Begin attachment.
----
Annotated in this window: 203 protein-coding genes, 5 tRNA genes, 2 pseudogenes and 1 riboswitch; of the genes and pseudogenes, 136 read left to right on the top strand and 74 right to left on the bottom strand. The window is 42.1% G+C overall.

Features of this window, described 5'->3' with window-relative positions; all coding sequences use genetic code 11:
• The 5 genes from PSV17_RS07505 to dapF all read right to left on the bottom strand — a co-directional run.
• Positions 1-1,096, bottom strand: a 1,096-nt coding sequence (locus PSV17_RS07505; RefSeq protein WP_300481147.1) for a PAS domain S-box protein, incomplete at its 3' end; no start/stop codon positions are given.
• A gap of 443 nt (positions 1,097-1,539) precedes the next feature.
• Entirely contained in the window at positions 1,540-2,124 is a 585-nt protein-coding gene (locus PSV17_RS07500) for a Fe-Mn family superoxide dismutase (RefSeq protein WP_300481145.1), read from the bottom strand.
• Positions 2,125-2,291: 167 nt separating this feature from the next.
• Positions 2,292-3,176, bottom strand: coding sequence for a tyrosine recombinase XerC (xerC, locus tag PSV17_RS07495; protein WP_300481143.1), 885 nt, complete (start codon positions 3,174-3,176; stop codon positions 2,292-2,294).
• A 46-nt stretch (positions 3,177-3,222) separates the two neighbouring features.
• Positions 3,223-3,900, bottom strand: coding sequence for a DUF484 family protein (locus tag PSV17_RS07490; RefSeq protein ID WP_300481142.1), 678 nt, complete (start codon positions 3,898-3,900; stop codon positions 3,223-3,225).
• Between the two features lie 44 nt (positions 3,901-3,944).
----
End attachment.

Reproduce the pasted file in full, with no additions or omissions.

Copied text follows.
Annotated in this window: 203 protein-coding genes, 5 tRNA genes, 2 pseudogenes and 1 riboswitch; of the genes and pseudogenes, 136 read left to right on the top strand and 74 right to left on the bottom strand. The window is 42.1% G+C overall.

Features of this window, described 5'->3' with window-relative positions; all coding sequences use genetic code 11:
• The 5 genes from PSV17_RS07505 to dapF all read right to left on the bottom strand — a co-directional run.
• Positions 1-1,096, bottom strand: a 1,096-nt coding sequence (locus PSV17_RS07505; RefSeq protein WP_300481147.1) for a PAS domain S-box protein, incomplete at its 3' end; no start/stop codon positions are given.
• A gap of 443 nt (positions 1,097-1,539) precedes the next feature.
• Entirely contained in the window at positions 1,540-2,124 is a 585-nt protein-coding gene (locus PSV17_RS07500) for a Fe-Mn family superoxide dismutase (RefSeq protein WP_300481145.1), read from the bottom strand.
• Positions 2,125-2,291: 167 nt separating this feature from the next.
• Positions 2,292-3,176, bottom strand: coding sequence for a tyrosine recombinase XerC (xerC, locus tag PSV17_RS07495; protein WP_300481143.1), 885 nt, complete (start codon positions 3,174-3,176; stop codon positions 2,292-2,294).
• A 46-nt stretch (positions 3,177-3,222) separates the two neighbouring features.
• Positions 3,223-3,900, bottom strand: coding sequence for a DUF484 family protein (locus tag PSV17_RS07490; RefSeq protein ID WP_300481142.1), 678 nt, complete (start codon positions 3,898-3,900; stop codon positions 3,223-3,225).
• Between the two features lie 44 nt (positions 3,901-3,944).